Essay on The Contrast of the Heian-Era Courtier and the Kamakura Samurai

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The Contrast of the Heian-Era Courtier and the Kamakura Samurai
April 29, 2011

The Contrast of the Heian-Era Courtier and the Kamakura Samurai
The major periods that shaped Japan’s history and future were the Heian-era of Aristocracy and the Kamakura period of Samurai. The Heian-era and the Kamakura period are interesting because of their differences in social structure, tradition, and culture. In the Heian era, the aristocrat’s social class was sought by many because of their social and cultural status. When the warrior rise in the Kamakura age the social classes change dramatically between aristocrat and warrior. The Heian-era (794-1191) was an age of self development in Japan’s culture and tradition. Before the Heian-era, Japan
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The customs, traditions, and values of the aristocrats during the Heian-era were dissimilar to Kamakura period. The aristocrats lived in a world of charm and glamour, where appearance was highly value. Through paintings and literature we are able to study the aristocrats’ thoughts and ideas of beauty. The women at that time considered white teeth ugly and they would occasionally blacken their teeth.”Gleaming white teeth were thought to be horribly ghoul-like, so they were darkened” (Miller, 2006, p.21). Court women during that time also had long lavish hair that was almost capable of touching the ground. The men and women were plump and had fair skin. Plump and pale appearances of the aristocrats were seen as a sign of wealth and beauty. “…women and men whitened their faces with a variety of substances: a powder made from rice, a liquid made from the seeds of the jalap plant, or white lead mixed with some type of starchy substance” (Miller 2006, p.14). The aristocrats though the human figure was distasteful and regarded it as unattractive. They sought layers of clothes to enhance the beauty of the human figure.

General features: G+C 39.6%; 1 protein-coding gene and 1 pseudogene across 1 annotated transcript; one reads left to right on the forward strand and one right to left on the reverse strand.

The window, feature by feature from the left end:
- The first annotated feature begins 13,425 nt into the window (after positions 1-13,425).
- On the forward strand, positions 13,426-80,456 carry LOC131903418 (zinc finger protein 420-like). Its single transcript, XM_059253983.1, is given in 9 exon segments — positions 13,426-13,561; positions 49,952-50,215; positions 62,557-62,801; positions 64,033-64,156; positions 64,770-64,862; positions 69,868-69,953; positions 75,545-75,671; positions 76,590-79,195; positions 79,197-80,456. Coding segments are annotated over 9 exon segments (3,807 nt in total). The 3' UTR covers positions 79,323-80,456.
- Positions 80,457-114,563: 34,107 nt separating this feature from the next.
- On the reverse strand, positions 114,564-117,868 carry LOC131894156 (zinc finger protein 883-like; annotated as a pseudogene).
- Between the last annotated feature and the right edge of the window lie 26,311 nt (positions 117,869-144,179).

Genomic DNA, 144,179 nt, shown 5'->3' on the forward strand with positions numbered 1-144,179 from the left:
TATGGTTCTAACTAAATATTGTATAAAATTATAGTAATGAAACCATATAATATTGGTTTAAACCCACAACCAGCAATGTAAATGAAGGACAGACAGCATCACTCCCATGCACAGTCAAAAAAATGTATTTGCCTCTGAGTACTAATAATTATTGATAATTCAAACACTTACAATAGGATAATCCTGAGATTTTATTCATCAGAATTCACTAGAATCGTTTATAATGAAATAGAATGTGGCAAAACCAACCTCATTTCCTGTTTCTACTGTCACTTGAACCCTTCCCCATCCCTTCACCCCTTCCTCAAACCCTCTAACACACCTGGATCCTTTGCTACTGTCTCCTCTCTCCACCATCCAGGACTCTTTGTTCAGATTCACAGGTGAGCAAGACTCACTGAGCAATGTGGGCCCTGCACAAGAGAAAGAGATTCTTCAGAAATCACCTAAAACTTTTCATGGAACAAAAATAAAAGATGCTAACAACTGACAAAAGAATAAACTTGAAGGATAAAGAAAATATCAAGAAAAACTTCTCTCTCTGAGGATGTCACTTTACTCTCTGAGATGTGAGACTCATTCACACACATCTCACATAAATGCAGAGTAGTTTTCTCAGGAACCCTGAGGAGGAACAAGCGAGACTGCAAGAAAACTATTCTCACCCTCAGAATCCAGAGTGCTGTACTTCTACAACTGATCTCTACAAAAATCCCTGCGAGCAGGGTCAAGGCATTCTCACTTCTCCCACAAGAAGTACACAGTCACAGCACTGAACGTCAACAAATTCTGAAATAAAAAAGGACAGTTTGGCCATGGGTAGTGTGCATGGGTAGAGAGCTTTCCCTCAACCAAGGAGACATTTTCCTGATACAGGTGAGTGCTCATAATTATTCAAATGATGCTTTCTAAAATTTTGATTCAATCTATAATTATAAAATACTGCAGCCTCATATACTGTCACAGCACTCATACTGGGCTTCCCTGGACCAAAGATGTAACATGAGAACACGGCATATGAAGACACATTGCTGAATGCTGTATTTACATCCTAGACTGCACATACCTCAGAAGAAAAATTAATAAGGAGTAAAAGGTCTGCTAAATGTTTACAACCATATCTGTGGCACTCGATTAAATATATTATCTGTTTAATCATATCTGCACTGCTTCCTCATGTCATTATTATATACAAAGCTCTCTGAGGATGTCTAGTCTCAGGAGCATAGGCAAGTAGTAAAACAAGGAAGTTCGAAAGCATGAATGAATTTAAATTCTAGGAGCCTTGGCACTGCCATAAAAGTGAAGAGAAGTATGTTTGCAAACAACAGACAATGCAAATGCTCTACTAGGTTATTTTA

The Heian age is generally known for the aristocratic women who contributed to literature, art, and society. In the early stages of the Heian period women were actively involved in the government and serve vital roles as officials. According to Adolphson, Kamens, and Matsumoto 2007,